and I look for the resurrection of the dead, and the life of the world to come. Amen.

The disputes about eschatology mentioned above arise again here.  Plus questions like, when our bodies are resurrected, what kind of continuity will they have with our present bodies?  What will our life in “heaven” look like?  Eternal worship?  A never-ending party?  Something kinda like our present lives, only without sin and suffering?

2 thoughts on “Nothing but the Creed?

  1. This is an interesting exercise, though at times you seem to shift between (a) surveying the diversity of opinion amongst those who accept the creed and (b) surveying the even wider diversity amongst those who "profess Christ". The NC does adjudicate at least some of these matters and so is not infinitely waxy-nosed.

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  2. Brad Littlejohn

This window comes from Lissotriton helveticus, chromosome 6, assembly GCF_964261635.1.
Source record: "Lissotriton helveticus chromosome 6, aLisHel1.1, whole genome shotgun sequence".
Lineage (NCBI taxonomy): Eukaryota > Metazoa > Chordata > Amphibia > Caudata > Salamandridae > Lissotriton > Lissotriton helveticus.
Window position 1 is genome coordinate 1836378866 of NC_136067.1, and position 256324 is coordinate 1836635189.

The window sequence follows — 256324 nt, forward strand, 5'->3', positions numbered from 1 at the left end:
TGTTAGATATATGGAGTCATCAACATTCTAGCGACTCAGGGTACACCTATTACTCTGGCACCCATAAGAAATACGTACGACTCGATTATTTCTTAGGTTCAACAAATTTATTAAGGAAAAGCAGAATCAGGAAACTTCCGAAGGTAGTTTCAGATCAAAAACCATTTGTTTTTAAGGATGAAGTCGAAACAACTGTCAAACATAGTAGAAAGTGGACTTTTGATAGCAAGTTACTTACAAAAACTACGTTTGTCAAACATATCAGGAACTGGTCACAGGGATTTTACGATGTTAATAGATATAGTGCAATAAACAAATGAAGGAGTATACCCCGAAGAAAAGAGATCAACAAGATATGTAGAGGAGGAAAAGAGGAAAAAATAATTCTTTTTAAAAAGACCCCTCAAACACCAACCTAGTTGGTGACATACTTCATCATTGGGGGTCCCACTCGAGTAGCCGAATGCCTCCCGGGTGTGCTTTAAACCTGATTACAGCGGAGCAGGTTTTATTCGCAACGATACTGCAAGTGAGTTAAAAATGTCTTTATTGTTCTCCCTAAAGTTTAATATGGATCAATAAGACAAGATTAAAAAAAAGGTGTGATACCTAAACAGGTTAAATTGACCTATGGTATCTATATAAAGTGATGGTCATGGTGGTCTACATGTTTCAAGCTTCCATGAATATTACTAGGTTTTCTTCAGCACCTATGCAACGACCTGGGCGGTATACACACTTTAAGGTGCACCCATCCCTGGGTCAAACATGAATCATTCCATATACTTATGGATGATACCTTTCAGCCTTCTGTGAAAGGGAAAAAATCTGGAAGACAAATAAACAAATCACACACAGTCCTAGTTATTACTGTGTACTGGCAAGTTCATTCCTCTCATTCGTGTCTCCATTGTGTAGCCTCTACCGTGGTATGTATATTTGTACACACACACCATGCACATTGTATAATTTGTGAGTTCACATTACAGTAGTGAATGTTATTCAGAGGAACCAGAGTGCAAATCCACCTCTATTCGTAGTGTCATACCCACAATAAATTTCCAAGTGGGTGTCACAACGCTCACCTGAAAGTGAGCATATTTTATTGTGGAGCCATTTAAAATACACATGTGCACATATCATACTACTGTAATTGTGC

Yes, you're quite right. I wondered if someone would call me on this ambiguity. However, it is primarily confined to the first few lines, I think, where I survey some potential responses to the Creed among Christians that would deny the appropriateness of its language altogether.In any case, both problems—unwillingness of some Christians to accept the formulations of the Creed, *and* vast interpretative differences about how these formulations should be spelled out—pose serious difficulties for the attempt to rally around the Creed as the common touchstone of Christian faith. Of course, on the whole, I think we still have to do so. We just need to be sober about how much work still needs to be done.